The old trope says there’s no such thing as a dumb question, but obviously that’s not true. Questions like the above and “Will government intervention actually lower the cost of college (or anything)?” are patently stupid questions.
Yet, we ask them often, mainly in the hopes of starting an argument. I mean, that has to be the answer, right? Because to pretend the answer to our dumb question is not self-evident is to be even dumber than our question.
|Actual photo of a real--not fictional--mushroom growing in central Oklahoma|
For starters, let’s look at the last word in our headline question: “fiction”. What is fiction? According to Merriam-Webster, fiction is defined as “written stories about people and events that are not real, literature that tells stories which are imagined by the writer, or something that is not true.” Examples of fiction might include “Gone with the Wind”, “Catcher in the Rye” or the Affordable Care Act.
Fiction, then, can be set in any world, in any world-view. Want to write a story set in the mythical world of Candy Land? Go ahead. Want to envision a world where the sky is plaid with floating cans of aerosol cheese the only sentient life? You can do that, too.
The thing is, there really are no rules for fiction, per se. There are rules for writing … sort of. If you want to write something and have it graded for school, it needs to conform to the grammar and spelling rules your school subscribes to. If you want to write something for publication in a magazine, check with that magazine to find out what rules they enforce. Even if you were to try and write sports articles for the website SB Nation—where there are no rules concerning grammar, spelling or coherence—there are vague guidelines (I assume without evidence) stating the article needs to be about sports.
Now, in front of the word “fiction” we (mankind) often attach like a spavined horse unwillingly dragging a rattletrap wagon loaded with carcasses to the butcher (where the horse, too, will be executed) certain qualifying words. “Western” fiction, “romantic” fiction, “pulp” fiction and, yes, “science fiction.”
These words rarely mean what any rational person would think they mean. While “western fiction” conjures up in the mind images of cowboys, Indians and log forts in lands where there are no trees, it is often interchangeable with “frontier fiction” and can be set in the forests of Maine or on the beaches of Barbados.
The term “science fiction” might lead one to think that writings falling under that general heading are based in science. Oh how innocent you are, little blacksmith! Among the aficionados of science fiction, one of the favorite pastimes is the casting of aspersions on anyone who deviates from orthodoxy in the slightest way.
What is the orthodoxy from which people stray? Each aficionado has their own definition.
See, for most of us, “science fiction” describes a wide variety of “fiction”. (Remembering, of course, that the word “fiction” means “they made it up.”) Most of us luddites consider science fiction to contain Stars Trek, War and Gate, as well as Captain Midnight, the works of Poul Anderson, and that episode of “The Dick Van Dyke Show” where they dream about the walnuts.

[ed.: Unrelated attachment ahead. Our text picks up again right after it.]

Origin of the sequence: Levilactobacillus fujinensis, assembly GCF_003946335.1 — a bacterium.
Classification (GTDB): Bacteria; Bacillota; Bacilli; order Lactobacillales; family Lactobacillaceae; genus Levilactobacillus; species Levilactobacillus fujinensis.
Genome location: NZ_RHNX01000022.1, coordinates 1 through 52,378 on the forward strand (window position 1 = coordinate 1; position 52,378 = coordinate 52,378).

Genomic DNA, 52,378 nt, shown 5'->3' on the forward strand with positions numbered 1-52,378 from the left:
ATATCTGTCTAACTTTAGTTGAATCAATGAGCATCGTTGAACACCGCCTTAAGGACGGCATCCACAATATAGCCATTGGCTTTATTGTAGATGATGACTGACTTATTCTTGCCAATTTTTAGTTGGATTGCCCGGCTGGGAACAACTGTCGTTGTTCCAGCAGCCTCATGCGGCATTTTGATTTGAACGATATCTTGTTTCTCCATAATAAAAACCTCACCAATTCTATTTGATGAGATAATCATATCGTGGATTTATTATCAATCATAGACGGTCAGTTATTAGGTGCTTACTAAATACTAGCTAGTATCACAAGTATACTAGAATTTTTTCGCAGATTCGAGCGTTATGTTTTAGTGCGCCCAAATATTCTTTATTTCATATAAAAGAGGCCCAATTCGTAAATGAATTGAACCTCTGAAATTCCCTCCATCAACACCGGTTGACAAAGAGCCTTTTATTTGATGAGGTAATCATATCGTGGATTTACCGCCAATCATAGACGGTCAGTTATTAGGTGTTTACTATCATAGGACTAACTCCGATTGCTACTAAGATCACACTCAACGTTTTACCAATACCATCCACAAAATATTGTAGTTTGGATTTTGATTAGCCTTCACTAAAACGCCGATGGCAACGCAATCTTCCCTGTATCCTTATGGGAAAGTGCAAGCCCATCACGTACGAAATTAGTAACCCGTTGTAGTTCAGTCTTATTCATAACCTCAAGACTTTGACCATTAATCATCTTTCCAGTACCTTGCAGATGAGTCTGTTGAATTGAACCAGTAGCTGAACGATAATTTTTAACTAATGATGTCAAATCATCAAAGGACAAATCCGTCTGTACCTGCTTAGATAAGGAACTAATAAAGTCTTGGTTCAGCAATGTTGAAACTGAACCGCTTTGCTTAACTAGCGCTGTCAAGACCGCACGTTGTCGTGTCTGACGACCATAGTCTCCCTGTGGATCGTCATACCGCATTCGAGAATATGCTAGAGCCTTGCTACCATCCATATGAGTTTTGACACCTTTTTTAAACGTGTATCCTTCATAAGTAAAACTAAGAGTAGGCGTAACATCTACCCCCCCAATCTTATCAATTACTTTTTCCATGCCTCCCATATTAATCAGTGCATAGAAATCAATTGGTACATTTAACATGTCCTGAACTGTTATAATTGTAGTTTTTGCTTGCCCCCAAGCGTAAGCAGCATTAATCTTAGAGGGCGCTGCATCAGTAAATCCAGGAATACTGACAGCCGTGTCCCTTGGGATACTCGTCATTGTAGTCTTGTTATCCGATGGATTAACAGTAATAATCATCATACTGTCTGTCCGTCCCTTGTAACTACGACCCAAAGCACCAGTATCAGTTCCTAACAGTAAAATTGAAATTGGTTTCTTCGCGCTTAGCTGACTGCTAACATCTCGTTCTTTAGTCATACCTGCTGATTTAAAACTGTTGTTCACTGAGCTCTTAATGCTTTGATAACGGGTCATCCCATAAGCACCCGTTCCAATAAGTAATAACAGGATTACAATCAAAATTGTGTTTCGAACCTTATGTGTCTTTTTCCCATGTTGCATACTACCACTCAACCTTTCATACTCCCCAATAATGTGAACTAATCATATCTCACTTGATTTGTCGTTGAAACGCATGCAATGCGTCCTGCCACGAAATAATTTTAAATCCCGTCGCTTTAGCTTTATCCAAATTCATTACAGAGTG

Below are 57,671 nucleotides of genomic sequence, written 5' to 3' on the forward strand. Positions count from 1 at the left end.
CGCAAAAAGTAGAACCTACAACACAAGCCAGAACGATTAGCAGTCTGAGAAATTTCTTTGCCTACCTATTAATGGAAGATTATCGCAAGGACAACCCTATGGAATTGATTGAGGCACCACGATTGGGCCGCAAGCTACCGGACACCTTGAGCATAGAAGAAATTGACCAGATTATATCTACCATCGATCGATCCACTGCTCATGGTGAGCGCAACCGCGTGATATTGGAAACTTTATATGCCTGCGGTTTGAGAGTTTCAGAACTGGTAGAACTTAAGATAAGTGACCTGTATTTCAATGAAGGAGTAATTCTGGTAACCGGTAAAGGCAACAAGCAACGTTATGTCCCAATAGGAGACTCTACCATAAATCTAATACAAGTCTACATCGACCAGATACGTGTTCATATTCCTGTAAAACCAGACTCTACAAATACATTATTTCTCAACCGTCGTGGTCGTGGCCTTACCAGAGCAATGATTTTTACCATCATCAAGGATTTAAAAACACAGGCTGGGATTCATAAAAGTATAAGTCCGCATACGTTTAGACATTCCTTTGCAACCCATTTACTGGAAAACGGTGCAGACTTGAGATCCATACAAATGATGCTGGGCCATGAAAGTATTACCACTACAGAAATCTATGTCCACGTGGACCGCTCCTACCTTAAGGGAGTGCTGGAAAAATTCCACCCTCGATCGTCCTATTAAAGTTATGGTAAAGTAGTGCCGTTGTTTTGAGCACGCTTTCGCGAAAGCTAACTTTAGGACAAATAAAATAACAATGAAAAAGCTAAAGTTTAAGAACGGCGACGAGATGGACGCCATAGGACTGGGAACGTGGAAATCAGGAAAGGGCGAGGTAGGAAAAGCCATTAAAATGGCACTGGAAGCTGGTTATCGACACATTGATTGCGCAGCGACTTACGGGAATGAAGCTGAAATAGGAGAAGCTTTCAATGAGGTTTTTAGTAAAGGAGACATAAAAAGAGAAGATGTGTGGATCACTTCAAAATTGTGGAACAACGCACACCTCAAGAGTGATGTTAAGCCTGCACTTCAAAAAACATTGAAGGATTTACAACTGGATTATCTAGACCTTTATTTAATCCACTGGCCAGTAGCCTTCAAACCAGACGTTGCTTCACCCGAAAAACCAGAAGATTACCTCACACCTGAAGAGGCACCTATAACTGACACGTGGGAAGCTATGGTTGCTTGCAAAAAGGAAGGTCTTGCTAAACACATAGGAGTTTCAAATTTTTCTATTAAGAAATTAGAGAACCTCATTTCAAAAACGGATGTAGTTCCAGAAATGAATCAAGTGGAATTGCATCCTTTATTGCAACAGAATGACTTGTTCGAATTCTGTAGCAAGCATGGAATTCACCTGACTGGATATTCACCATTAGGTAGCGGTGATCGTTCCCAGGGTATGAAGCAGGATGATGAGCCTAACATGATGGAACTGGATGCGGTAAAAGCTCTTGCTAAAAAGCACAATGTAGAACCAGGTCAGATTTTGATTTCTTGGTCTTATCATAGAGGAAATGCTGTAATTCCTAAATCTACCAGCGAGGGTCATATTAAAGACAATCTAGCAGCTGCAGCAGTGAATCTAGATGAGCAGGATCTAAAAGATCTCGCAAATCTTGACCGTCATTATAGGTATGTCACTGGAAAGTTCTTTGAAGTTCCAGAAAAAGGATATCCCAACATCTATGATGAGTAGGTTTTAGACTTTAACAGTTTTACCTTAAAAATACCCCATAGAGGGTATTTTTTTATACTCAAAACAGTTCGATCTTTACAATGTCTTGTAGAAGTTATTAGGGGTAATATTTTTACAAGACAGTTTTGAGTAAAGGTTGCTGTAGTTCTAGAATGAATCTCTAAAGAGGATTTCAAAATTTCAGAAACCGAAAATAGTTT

Not the aficionado. The thing the science fiction aficionado loves best about science fiction is arguing what’s in and what’s out. One aficionado considers “Star Wars” to be science fiction because they hold a very broad definition which includes “anything in space” while another considers “Star Wars” to be space opera and most definitely not science fiction because there’s no scientific basis for X-wing fighters to make a sound in the vacuum of space. Still another likes to argue that “The X-Files” was science fiction because they pretended to use science even though they never went to space.
However, I have tried to argue that the greatest science fiction show ever on television was “Quincy, M.E.” because it was “fiction” that used and highlighted “science” and have found that this idea generally makes the aficionados collective heads explode. (In fact, the only person I have ever unfriended on Facebook was this knucklehead who’s only apparent joy in life was belittling everyone who didn’t subscribe to his exact take on what did or not constitute science fiction and I’m pretty sure he would have physically accosted me over my Quincy take had we not been in separate states. [I was in Texas, he was in Denial.])
This all being said—for no easily discernible reason—of course there can be Christian science fiction. Fiction is a story someone made up. To be at all palatable, it has to be set in some sort of setting. That could be the above-referenced plaid-sky planet, a world where there are no deities or a world (or universe) where there is a deity. Christian science fiction would, therefore, simply be a science fiction story that—in some way—subscribed to Christian tenets.
The funny (as in the sense of “ironic” rather than “ha-ha”) thing is that those who argue most vociferously against Christian science fiction are often the same people who will argue that the point of science fiction is to explore the possible and impossible, to speculate on what is or might be or never was. In other words, they want limitless creativity … with limits.
Some will argue Christian science fiction is possible, there’s just never been any good Christian science fiction. I’ll not deny that there has been bad Christian science fiction—by someone’s rubric—just as there has been bad agnostic or atheistic science fiction. When I hear this argument being made (or that there are no more good westerns, romances, or military thrillers) I generally tune out because the speaker has already revealed their bias and their willingness to be dissuaded is not worth my effort.